Calling in the Big Guns: Ranjit Singh’s Topkhana

Major General Syed Ali Hamid on the wily Maharaja’s successful efforts to provide the Khalsa Fauj with artillery that rivaled European standards

Calling in the Big Guns: Ranjit Singh’s Topkhana
In 1801 the Lahore Fort witnessed the investiture of Maharaja Ranjit Singh, who established an empire in north western India and ruled it till his death in 1839. These 38 years witnessed the evolution of the Sikh army from a semi feudal and disorganized force to an efficient fighting machine that would have been able to hold its own against the best European armies. It not only drove the Afghans out of the Peshawar Valley, it was by far also the most potent force faced by the British East India Company. While Ranjit Singh was too astute to challenge the army of the East India Company, following his death, the Khalsa Fauj – that he had raised, organized and equipped – acquitted itself commendably in the two Anglo-Sikh Wars.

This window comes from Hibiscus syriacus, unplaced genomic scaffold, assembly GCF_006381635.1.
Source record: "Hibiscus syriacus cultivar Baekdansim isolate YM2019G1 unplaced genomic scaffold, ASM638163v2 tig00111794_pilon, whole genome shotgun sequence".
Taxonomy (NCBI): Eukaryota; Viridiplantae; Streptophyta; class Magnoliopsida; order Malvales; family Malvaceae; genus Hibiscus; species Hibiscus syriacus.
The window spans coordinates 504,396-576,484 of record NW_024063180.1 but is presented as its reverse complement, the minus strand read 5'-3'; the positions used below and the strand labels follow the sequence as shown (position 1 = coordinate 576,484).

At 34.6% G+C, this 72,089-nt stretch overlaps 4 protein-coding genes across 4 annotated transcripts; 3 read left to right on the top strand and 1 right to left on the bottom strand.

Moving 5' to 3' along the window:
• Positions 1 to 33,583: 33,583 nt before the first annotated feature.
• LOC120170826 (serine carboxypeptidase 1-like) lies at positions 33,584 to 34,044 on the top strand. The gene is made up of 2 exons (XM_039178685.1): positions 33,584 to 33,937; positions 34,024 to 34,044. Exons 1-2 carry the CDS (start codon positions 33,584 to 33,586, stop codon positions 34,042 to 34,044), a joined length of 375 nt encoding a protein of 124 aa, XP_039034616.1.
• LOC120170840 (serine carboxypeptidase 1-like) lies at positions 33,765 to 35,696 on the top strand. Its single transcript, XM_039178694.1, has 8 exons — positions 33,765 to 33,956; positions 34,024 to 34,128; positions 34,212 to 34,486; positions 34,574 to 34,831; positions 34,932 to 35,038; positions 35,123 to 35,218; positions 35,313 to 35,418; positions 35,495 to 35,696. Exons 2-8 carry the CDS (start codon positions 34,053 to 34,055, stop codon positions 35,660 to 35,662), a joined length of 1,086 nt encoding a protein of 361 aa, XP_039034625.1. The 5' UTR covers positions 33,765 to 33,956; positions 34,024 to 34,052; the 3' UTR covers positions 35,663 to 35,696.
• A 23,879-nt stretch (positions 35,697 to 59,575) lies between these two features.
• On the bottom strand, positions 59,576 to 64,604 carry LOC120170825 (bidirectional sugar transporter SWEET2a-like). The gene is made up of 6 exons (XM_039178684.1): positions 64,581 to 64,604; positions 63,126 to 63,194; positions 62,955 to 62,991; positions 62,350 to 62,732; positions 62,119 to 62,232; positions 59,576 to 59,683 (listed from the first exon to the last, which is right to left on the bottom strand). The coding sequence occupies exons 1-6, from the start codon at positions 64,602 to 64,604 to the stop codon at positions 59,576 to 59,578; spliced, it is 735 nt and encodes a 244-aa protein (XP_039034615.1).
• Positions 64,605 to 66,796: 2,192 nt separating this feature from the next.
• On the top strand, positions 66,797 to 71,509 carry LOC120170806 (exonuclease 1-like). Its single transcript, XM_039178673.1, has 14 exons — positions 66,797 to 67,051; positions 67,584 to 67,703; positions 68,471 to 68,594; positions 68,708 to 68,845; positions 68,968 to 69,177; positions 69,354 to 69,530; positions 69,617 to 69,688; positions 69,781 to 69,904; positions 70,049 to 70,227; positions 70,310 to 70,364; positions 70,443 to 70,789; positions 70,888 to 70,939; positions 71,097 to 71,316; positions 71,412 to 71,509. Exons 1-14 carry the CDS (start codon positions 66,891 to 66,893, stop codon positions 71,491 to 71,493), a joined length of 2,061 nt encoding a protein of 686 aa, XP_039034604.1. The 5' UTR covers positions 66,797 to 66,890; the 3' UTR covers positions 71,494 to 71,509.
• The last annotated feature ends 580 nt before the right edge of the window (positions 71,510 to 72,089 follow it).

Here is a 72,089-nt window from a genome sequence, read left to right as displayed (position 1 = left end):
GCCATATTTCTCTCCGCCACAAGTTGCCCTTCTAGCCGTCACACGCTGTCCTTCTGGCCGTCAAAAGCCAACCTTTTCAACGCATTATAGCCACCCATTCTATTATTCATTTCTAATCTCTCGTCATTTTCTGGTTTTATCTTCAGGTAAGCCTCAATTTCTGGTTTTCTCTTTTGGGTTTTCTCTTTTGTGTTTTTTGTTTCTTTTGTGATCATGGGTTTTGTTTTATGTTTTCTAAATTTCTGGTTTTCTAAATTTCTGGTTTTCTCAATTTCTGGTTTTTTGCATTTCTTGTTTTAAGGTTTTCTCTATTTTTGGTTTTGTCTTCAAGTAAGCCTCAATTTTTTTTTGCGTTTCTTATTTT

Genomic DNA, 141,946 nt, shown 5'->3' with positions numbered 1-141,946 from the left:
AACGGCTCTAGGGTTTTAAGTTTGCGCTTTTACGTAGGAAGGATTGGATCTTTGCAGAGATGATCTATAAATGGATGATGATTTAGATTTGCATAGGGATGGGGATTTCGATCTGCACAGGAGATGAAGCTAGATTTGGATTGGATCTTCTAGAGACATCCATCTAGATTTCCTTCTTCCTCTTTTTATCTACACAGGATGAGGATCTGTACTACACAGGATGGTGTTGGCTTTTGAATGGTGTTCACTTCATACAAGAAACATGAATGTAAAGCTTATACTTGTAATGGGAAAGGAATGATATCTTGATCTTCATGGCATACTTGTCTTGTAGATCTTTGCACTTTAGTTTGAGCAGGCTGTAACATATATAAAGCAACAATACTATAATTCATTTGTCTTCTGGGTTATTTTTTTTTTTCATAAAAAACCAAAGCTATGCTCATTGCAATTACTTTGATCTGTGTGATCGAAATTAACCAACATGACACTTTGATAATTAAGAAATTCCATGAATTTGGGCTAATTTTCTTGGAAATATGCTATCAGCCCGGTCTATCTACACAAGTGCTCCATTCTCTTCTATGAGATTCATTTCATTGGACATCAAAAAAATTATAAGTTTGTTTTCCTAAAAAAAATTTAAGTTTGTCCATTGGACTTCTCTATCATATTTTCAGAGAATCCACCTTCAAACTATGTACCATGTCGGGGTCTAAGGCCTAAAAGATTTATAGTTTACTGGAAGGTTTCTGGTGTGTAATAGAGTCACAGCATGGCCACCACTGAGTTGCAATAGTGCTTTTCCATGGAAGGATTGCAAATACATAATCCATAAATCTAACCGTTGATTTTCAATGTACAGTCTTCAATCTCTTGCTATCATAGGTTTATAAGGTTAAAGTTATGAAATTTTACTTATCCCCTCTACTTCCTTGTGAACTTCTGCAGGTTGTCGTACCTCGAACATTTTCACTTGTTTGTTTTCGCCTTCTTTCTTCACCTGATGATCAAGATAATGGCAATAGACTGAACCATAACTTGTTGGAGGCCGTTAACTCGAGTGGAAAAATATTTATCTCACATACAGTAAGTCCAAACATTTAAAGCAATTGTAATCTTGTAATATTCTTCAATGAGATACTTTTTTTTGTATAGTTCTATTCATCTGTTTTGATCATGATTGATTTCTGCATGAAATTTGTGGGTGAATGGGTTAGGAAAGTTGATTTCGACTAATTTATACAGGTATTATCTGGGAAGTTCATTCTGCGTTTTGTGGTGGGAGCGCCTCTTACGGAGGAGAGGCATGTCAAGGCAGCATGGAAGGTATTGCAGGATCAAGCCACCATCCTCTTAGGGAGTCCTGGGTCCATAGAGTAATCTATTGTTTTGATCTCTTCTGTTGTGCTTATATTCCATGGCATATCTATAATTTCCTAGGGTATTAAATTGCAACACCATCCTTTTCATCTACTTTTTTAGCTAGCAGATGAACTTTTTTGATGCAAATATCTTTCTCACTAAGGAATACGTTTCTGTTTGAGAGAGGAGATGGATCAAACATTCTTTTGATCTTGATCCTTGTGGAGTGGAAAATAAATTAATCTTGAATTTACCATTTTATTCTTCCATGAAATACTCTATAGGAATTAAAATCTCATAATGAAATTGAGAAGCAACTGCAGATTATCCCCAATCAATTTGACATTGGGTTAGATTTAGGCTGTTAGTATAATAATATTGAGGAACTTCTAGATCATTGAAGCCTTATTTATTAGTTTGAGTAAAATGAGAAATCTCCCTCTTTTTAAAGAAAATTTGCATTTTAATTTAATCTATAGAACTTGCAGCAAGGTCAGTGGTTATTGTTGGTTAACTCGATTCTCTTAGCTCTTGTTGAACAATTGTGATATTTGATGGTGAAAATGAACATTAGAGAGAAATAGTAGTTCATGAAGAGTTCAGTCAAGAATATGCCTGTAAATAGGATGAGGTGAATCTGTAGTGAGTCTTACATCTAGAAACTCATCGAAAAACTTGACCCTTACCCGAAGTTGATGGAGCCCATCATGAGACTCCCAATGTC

Credit for the performance of the Khalsa Fauj to a great extent goes to its artillery. The gunners and their cannons were a direct legacy of Maharaja Ranjit Singh, who built it to an unprecedented level of efficiency with a genius which no other Indian ruler could match: except probably Tipu Sultan who is recognized as the father of rocket artillery.

Alexander Gardener (centre), an American traveller who assisted General Auguste Court in developing the Maharaja's artillery

Four years after his investiture, Ranjit Singh started modernizing his army by raising regular units which included deserters/renegades from the army of the East India Company. They were lured into his service by higher wages and better opportunities. Ranjit Singh prescribed the most exacting standards of efficiency in march, maneuver and marksmanship. He spent three to four hours of his day with the troops, and seldom did a day go by when he did not reward a gunner or a cavalier for good performance. Before Ranjit Singh, troops of the Khalsa were mainly irregular cavalry and guerrilla fighters. Under his watchful eye and encouragement, he organized the army into a balanced force with the infantry and artillery gaining in importance. In fact, by the time of his death, the infantry had become the preferred service in the army.